Q&A: Obama on His First Year in Office

  • Share
  • Read Later
Kent Nishimura / Getty

(3 of 6)

But I also think that I have to make sure that our team doesn't lose sight of our broader message. Which is that the American people have a right to see what's going on, understand what's going on. That there are some things you can compromise, but there are some things you shouldn't compromise. If you're dealing with the interest groups here in Washington, don't get too comfortable. That's something you have to constantly reinforce and remind.

What do you mean, "Don't get too comfortable"?
Don't get too comfortable in the sense that there's a culture in this town, which is an insider culture. That's what I think people outside of Washington legitimately can't stand. A sense that they're not being heard. I think we've done actually a pretty good job of working in this town without being completely consumed by it. But from the outside, if you're just watching TV and all you're hearing about is the reports, people may get the false impression that somehow [the insiders] are the folks we're spending more time listening to.

In fact, I spend most of my time listening to the people who — through their letters or through town-hall meetings or in my travels throughout the country — are telling me the stories of hardship and heartache. Losing their house because they don't have health insurance. That's what moves us here, but that's not always what comes across in the day-to-day combat that we're going through.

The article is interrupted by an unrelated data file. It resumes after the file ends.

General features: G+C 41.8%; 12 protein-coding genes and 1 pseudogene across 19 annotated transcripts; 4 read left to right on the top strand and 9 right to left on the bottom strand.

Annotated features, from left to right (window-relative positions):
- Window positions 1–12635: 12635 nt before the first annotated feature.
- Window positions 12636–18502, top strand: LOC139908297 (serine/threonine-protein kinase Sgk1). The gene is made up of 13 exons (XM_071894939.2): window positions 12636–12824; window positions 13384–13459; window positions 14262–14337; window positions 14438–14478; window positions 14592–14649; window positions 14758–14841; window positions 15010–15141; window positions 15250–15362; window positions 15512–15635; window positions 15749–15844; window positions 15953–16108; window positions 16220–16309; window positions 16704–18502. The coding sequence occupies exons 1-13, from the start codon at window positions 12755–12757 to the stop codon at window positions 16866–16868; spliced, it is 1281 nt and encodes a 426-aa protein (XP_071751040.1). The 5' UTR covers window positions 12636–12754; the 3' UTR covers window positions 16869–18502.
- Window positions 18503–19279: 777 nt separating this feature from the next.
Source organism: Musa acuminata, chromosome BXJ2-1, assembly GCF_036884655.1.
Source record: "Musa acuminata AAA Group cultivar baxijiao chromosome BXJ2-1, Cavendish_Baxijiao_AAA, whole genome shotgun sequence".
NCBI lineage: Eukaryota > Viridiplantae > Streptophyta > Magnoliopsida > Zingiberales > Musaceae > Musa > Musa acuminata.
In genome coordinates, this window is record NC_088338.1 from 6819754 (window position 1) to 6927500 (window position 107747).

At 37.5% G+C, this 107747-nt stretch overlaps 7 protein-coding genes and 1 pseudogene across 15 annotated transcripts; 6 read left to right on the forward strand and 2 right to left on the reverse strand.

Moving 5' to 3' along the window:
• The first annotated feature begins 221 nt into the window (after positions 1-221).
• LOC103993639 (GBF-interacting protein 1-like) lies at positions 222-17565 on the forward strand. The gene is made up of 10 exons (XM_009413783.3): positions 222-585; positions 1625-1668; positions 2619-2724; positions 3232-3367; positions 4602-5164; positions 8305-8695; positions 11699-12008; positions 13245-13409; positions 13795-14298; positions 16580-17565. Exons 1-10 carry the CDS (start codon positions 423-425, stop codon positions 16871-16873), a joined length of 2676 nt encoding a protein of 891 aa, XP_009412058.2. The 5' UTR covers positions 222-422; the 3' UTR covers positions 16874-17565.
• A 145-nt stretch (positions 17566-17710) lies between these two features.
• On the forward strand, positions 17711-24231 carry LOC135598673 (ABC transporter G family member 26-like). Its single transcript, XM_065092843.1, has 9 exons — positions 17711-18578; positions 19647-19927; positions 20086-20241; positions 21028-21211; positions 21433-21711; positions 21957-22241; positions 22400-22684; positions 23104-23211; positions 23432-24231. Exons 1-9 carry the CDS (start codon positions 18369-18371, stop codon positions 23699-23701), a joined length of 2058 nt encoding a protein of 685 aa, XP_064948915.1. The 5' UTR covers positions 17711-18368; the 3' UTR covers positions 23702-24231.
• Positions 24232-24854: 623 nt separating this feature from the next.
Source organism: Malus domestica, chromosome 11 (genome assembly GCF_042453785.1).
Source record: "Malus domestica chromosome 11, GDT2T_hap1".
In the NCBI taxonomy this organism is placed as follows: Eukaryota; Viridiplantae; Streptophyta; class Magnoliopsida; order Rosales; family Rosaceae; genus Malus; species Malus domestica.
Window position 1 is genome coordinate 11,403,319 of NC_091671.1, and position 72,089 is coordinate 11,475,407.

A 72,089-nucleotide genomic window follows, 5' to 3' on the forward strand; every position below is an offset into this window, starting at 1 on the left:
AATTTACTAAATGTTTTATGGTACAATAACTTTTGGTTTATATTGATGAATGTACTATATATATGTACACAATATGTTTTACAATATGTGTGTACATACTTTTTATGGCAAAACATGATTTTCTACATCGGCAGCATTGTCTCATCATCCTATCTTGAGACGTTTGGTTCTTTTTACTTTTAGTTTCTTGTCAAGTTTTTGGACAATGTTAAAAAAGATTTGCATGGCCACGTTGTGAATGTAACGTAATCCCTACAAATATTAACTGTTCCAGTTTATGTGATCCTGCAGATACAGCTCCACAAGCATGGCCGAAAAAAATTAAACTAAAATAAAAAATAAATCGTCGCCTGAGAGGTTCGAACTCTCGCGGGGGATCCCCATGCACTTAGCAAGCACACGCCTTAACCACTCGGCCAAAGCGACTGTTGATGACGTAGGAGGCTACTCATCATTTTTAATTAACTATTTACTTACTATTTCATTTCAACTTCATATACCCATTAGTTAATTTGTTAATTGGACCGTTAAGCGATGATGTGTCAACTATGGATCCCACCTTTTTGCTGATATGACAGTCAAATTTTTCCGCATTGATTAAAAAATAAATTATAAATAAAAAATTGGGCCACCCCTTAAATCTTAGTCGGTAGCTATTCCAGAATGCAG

Well, it seems obvious that when you get through with this bill, you're going to be turning to some of the things that upset people and the perception that you're at one with Wall Street, at one with Big Government. And obviously that means financial reform and also I think budget and infrastructure are going to be big things this year. But let me ask you first about the financial reform part of it. One of your advisers, Paul Volcker, has said that none of the financial instruments that have been developed over the past 20 years have added anything to our economy. And I remember you and I talking during the campaign about how the economy was going to have to change. Do you agree with Volcker?
Well, what I agree with Paul about, and I agree with him on a lot of things, is that sophisticated financial tricks and fancy hedge instruments, etc., aren't valuable just because they're making somebody $100 million worth of bonuses. And I think it is very important that we understand first principles when it comes to our financial sector. The role of the financial sector is to raise capital for businesses that actually make things and provide services to people. To help grow this economy. They should make a profit doing it.

I think the fact that we have a diverse and sophisticated and innovative financial marketplace is a positive. It gives more businesses more tools to raise capital for good ideas, entrepreneurs to start businesses. But when you see more and more of the financial sector basically churning transactions and engaging in reckless speculation and obscuring underlying risks in a way that makes a few people obscene amounts of money but doesn't add value to the economy — and in fact puts the entire economy at enormous risk — then something's got to change.

  1. 1
  2. 2
  3. 3
  4. 4
  5. 5
  6. 6